UNACCOUNTED-FOR SERVICEMEN RETURN HOME
Remains of five American servicemen previously unaccounted-for from Southeast Asia and World War II were recently returned to the US. Individual remains of Colonel Donald M. Russell, USAF, of Westbrook, Maine and Captain John W. Kennedy, USAF, of Arlington, Virginia. have been identified. Group remains including Lieuteantn Clyde A. Tucker Jr., US Navy, of Alexandria, Lousiana, and Aviation Radioman Second Class Stephen D. Bakran, USN, of Wells, Michigan, have been identified. Bakran has also been individually identified.
Russell was the pilot of an F-105D Thunderchief aircraft in a four-ship formation flying a flak suppression mission over Laos on December 5, 1967. The aircraft was observed by a forward air controller entering a flat spin, caught fire and crashed. During 1994, two U.S. – Lao joint recovery teams investigated the crash site and recovered remains and materials, including a tag which aided in the identification.
Kennedy was the pilot of an O-2A Skymaster on a visual reconnaissance mission over South Vietnam on August 16, 1971. Radio contact was lost with his aircraft, and a search and rescue mission was launched about an hour later. Electronic and visual surveillance of Kennedy's last known location continued for another week, without success. Joint recovery teams of the U.S. and Vietnam recovered his remains and portions of the aircraft on several excavations in 1992 and 1993. The remains of one U. S. Army soldier were shipped earlier last month from Central Identification Laboratory Hawaii to the U.S. His name is being withheld at the request of the family.
On October 4, 1943, Tucker and Bakran launched from the U. S. Navy carrier USS Ranger in an SBD-5 “Dauntless” bomber. Their mission was to attack enemy shipping in Bodo Harbor, Norway. While on an attack run, their bomber was struck by enemy anti-aircraft fire, and crashed into the sea.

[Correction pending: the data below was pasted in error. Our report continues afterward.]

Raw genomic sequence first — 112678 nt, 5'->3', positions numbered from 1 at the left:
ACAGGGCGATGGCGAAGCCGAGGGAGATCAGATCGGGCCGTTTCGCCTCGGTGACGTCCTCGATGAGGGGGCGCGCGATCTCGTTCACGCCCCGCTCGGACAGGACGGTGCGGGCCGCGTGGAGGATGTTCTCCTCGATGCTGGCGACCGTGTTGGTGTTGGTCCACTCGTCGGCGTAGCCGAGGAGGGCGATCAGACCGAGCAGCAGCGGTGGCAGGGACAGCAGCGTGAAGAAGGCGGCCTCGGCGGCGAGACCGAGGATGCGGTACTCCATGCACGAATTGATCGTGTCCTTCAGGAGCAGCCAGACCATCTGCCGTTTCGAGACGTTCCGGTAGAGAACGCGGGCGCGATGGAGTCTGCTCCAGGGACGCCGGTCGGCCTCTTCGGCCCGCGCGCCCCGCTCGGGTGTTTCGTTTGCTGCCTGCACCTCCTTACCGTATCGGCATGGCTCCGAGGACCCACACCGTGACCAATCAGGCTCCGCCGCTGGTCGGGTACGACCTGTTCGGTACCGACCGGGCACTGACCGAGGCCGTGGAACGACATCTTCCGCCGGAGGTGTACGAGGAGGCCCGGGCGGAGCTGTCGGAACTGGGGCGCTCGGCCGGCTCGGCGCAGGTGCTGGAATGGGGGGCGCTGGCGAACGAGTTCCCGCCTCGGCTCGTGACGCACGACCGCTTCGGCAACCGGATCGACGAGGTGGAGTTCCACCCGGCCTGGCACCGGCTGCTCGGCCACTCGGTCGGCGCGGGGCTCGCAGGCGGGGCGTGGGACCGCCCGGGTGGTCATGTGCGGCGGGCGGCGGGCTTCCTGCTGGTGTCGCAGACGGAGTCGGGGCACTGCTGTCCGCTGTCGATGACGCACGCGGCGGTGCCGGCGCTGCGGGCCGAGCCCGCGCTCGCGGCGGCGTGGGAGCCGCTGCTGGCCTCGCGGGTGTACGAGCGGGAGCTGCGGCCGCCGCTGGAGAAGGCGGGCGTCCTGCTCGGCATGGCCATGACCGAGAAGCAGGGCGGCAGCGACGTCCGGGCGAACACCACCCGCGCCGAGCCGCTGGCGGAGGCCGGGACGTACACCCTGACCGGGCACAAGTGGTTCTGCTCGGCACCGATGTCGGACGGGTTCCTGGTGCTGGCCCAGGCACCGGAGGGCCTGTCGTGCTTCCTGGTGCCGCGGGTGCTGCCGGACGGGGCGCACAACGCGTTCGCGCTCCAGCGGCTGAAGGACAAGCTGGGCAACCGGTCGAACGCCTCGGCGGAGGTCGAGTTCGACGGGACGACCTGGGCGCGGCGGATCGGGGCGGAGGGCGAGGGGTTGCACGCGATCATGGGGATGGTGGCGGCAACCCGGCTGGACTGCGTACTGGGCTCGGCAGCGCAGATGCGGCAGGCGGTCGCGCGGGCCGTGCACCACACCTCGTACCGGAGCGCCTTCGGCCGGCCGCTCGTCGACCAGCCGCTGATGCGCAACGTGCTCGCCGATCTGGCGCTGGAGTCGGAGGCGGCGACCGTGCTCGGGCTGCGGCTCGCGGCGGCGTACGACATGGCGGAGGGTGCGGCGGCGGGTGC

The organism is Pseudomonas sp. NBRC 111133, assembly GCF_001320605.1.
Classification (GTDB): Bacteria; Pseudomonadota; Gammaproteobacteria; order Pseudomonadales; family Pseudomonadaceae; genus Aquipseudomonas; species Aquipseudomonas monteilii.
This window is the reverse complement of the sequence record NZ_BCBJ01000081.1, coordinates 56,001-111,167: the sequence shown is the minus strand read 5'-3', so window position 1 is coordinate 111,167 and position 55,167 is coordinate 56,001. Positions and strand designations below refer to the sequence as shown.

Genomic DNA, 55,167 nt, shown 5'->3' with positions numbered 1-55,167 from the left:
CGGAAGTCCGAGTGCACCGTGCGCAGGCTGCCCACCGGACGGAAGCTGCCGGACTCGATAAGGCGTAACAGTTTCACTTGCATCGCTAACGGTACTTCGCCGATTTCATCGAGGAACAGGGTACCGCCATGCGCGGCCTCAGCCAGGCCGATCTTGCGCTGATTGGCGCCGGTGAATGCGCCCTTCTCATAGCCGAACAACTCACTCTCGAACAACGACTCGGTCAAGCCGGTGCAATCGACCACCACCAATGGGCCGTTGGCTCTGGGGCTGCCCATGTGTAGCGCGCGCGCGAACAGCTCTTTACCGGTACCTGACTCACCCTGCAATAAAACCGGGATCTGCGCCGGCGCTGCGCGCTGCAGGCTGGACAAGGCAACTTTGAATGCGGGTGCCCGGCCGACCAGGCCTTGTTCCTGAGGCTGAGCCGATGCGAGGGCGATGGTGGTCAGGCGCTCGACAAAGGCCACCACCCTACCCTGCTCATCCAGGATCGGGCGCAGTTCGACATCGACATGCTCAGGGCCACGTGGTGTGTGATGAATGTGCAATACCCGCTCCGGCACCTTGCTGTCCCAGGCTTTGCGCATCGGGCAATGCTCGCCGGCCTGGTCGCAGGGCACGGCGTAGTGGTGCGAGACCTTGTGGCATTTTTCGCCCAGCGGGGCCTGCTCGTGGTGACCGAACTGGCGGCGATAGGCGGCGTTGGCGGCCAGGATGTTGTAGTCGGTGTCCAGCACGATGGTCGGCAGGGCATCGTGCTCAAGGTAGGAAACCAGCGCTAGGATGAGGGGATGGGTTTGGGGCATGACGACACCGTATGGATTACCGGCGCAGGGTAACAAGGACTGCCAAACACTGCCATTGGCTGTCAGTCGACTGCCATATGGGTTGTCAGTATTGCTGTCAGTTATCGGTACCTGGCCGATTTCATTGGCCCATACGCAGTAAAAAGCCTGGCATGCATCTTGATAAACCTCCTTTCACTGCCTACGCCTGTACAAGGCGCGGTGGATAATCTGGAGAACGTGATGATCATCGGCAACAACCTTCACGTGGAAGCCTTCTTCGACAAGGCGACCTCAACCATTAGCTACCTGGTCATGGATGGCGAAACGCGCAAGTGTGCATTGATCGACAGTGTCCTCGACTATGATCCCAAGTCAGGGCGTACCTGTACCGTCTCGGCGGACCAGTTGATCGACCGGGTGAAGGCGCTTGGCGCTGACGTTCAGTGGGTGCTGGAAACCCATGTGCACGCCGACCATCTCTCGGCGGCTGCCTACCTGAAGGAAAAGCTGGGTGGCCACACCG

In early 1990, amateur divers located the wreckage in 150 feet of water. The Norwegian government undertook diving operations in late 1990 but recovered no remains. In 1993, amateur divers discovered human remains. A U.S. Government team traveled to Norway to examine the remains, which were then transferred to the U.S. for further examination. The remains of Tucker were identified through forensic techniques, and he was buried in Arlington National Cemetery in 1994.
Further dives by the government of Norway yielded additional remains, which were positively identified by the Central Identification Laboratory, Hawaii, as those of Bakran through mitochondrial DNA testing.
National Security Advisor Tony Lake visited Detachment Two of the Joint Task Force-Full Accounting in Hanoi last week where he received an update on recovery operations in Vietnam. Later, he visited a site near DaNang where a JTF-FA team was conducting a remains recovery excavation.
Lake thanked the men and women involved in the recovery operations, and said that accounting for American servicemen “is an extraordinary human issue. It is a matter of the most fundamental importance to families all across America. I want to thank everyone out here for their … good and hard work in this effort.”
He also touched on the private veteran-to-veteran initiatives that have opened doors in the search for information on Americans still missing.
“Many [Vietnamese government officials] have mentioned to me,” he said, “how our veterans organizations have encouraged our veterans who have mementos that they brought back from Vietnam to try to be helpful with any specific leads they have about missing Vietnamese.”
Lake served two years as a diplomat in Vietnam in the early 60's, and speaks fluent Vietnamese.
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Michael Robert Patterson was born in Arlington and is the son of a former officer of the US Army. So it was no wonder that sooner or later his interests drew him to American history and especially to American military history. Many of his articles can be found on renowned portals like the New York Times, Washingtonpost or Wikipedia.
Reviewed by: Michael Howard